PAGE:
Les Moonves, the chief executive of CBS Corporation, cheered on Donald Trump during an investor presentation Monday.
Speaking about the expected flood of campaign advertising dollars, which he described as “phenomenal,” Moonves said that he is glad to have so many Republicans competing for the nomination.
“The more they spend, the better it is for us and: Go Donald! Keep getting out there!” Moonves said. “And, you know, this is fun, watching this, let them spend money on us, and we love having them in there. We’re looking forward to a very exciting political year in ’16.”
The call took place right around the same time Trump announced his intention to bar Muslims immigrants from entering the United States, suggesting the CBS chief didn’t know about that yet.
Still, Moonves’ remarks came after months of similar rhetoric from Trump, including claims that the Mexican government is sending rapists into the U.S. and statements supporting a registration system for Muslim Americans.
As we’ve previously reported, major broadcasting companies have celebrated the triumph of big money in American elections, largely because that money is mostly spent on television, internet and radio advertising. Experts say the 2016 presidential election alone could cost as much as $5 billion.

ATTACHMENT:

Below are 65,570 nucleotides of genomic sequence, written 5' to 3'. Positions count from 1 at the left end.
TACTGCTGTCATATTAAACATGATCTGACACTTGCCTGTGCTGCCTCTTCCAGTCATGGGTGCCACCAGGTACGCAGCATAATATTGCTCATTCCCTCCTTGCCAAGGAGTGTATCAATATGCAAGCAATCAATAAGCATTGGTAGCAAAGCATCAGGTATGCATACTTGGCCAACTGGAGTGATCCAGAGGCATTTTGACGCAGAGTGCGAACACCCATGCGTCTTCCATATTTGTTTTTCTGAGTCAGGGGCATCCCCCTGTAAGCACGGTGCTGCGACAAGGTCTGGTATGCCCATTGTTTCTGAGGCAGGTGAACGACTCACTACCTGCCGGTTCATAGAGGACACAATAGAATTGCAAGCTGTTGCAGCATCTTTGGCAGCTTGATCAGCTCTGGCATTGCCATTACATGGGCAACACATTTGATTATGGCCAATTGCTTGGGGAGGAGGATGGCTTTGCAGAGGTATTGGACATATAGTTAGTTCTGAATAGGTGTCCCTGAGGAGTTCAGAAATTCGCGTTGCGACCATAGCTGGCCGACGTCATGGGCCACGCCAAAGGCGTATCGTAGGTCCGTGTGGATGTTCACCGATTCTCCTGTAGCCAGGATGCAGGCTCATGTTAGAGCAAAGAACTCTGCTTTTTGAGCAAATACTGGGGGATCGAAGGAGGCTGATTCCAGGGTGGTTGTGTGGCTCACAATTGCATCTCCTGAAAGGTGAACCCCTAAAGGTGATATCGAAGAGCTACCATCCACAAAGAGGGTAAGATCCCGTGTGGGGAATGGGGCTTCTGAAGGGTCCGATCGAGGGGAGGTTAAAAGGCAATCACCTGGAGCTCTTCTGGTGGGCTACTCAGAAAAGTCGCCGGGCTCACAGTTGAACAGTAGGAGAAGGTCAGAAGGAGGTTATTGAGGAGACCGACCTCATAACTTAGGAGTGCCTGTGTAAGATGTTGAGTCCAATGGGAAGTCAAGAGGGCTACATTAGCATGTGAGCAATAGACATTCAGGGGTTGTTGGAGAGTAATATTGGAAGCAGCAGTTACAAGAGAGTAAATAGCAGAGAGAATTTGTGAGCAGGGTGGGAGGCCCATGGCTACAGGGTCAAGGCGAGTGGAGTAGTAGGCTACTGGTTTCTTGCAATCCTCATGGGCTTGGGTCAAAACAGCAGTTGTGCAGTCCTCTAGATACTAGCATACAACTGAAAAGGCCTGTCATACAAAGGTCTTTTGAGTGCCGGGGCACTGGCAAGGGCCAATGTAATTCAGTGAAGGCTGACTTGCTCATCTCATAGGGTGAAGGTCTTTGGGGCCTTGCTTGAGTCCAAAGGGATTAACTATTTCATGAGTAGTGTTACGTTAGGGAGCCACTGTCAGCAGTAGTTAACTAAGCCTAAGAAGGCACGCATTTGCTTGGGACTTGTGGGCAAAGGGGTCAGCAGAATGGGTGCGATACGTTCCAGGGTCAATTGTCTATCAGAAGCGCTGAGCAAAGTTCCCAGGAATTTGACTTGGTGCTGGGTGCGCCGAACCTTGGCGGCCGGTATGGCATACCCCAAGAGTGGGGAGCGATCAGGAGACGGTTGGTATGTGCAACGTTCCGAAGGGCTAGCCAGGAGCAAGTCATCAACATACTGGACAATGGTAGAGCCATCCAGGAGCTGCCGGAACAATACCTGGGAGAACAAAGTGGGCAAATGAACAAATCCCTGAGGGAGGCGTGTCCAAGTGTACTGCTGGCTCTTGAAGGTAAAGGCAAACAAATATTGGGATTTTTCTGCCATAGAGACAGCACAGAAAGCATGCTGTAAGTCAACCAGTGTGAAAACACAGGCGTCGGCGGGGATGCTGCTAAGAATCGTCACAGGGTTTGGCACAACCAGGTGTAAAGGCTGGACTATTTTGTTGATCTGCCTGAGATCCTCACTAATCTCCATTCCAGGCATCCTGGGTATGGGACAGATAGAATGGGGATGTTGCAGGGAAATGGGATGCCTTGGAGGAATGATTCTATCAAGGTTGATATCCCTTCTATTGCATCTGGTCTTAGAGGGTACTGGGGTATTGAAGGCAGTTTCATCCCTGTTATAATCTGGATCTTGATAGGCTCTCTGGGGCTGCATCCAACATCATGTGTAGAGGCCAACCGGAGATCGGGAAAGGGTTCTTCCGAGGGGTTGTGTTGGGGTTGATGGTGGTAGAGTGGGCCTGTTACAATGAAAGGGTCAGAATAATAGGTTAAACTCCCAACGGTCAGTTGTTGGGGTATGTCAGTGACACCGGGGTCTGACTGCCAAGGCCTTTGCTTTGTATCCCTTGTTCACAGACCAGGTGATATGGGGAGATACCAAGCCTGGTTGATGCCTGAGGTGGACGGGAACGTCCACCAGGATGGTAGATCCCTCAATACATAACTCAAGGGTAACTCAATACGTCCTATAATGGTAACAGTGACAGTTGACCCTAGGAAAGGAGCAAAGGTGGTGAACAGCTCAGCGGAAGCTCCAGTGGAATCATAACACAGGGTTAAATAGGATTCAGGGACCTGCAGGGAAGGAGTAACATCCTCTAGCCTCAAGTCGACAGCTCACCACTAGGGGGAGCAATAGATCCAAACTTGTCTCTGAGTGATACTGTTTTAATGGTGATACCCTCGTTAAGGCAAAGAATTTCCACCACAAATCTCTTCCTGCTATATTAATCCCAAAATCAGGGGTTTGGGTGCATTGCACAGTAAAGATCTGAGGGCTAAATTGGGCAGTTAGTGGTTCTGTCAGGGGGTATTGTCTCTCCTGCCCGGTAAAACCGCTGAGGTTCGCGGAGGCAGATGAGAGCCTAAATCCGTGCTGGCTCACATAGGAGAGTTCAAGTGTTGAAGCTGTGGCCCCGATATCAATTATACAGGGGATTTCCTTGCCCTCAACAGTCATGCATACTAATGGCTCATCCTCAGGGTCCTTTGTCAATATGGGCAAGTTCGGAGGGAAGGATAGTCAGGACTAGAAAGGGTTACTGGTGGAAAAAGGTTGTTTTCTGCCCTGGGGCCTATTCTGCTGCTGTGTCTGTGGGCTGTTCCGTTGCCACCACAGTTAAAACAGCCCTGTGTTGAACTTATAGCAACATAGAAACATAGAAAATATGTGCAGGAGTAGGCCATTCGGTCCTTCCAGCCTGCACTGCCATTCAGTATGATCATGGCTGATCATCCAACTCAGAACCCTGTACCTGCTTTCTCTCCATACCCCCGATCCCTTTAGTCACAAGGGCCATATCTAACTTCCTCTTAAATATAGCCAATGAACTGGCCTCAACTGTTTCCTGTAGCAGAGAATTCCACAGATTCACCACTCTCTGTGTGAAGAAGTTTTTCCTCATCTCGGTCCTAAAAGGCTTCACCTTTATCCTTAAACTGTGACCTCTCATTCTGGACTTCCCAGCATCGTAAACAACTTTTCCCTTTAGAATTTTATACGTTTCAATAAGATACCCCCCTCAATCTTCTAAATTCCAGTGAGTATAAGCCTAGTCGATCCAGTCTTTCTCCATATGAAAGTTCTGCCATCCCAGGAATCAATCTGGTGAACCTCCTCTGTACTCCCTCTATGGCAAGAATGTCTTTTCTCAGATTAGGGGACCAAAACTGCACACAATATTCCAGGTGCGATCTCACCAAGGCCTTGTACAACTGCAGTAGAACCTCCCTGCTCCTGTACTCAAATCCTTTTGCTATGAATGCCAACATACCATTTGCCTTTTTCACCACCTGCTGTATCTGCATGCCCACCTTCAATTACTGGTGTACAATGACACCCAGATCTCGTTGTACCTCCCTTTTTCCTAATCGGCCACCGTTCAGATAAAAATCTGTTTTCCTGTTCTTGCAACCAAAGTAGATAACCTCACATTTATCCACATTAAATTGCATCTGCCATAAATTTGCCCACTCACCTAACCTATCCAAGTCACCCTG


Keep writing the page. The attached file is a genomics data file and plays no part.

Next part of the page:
Trump in particular has formed a symbiotic relationship with the media. Although he hasn’t paid for many ads yet, the real estate mogul’s bombastic comments and hateful rhetoric have provided record-shattering ratings for news networks, which have in turn provided non-stop coverage for his campaign.
Moonves made his comments during a presentation in New York sponsored by the investment bank UBS. Listen to his remarks below:
Executives from the Tribune Company, Media General, CBS, E.W. Scripps Co., Gannett, and other broadcasters have similarly informed investors that they expect a wave of political advertising next year.
Moonves, who memorably said in 2012 that “Super PACs may be bad for America, but they’re very good for CBS,” has been even more bullish. On a call with investors in February, he said, “Looking ahead, the 2016 presidential election is right around the corner and, thank God, the rancor has already begun.”
Notably, though media companies have cast themselves as neutral observers of the election process, they have quietly lobbied to keep the floodgates of big money open. The National Association of Broadcasters, a lobby group for the media industry, has worked to block bipartisan campaign finance reform proposals.
Earlier this week, television broadcasting companies began a public relations campaign, according to the Associated Press, that encourages candidates to spend even more money on television advertising.
Top photo: Les Moonves